Photography Exhibition – Topsham, ME.

A Photography Exhibit is currently underway at Sea Dog Brewing Company (Topsham) located at 1 Bowdoin Mill Island #100, Topsham, ME 04086 from December 18 through January 18, 2015.

This collection of photographs made in Maine and North America are are available for purchase on my square site at:

https://squareup.com/market/imagineyourlight

If you have any questions, please feel free to message me. Thank you!

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The “Draft” that never was…

Red Fox – Cattle Point – Washington, U.S.A. :: © Doug van Kampen, 2011

This post has been in my “drafts” folder for some time now, lost to one of my creative moments long forgotten.  Please excuse it’s tardiness and realize that the narative really hasn’t changed much in the last couple of years;  its the important things that always matter…

Originally written in June 2011:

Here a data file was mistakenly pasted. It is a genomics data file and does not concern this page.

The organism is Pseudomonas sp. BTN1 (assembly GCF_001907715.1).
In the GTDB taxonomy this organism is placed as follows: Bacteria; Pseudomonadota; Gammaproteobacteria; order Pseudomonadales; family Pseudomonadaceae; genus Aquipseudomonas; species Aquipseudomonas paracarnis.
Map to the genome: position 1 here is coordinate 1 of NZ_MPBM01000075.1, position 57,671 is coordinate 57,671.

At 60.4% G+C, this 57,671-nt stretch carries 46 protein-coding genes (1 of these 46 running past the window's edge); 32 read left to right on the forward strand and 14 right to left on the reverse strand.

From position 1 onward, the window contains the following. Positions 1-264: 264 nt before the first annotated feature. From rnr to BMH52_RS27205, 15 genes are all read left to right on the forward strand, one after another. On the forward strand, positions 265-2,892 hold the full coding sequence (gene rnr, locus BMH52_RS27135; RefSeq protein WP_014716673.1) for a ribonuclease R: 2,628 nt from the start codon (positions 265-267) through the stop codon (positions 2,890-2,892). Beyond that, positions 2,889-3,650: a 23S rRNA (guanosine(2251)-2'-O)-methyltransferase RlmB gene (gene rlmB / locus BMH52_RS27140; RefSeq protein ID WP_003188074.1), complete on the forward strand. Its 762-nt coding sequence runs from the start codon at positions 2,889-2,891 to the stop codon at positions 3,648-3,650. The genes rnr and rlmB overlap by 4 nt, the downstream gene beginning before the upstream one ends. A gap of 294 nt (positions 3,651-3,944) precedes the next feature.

I have given much though lately to how I can bring the viewer into the image and make them feel as though they were there. I doing so, it lead me to discover a lot about myself and that of my image making process and the way I “see”. Not long ago, I had the opportunity to take a trip with the one person who has, perhaps, inspired the most in me for last seventeen years. What gets me about my wife is that even though the explanations of my images seem simple on the surface, the actual way they make her feel is far from what is expressed through words spoken directly to me or in print. While pulled over on the side of the road on San Juan Island, she briefly took a glimpse into what really makes me tick as a photographer – I get involved with my subject and sometimes forget that they’re not human. Some would argue that this puts me in danger from time-to-time. Me, I would prefer to use the word, “opportunity” simply because if an opportunity is missed, you may never get a chance to witness or experience it again. Which brings me to my next topic…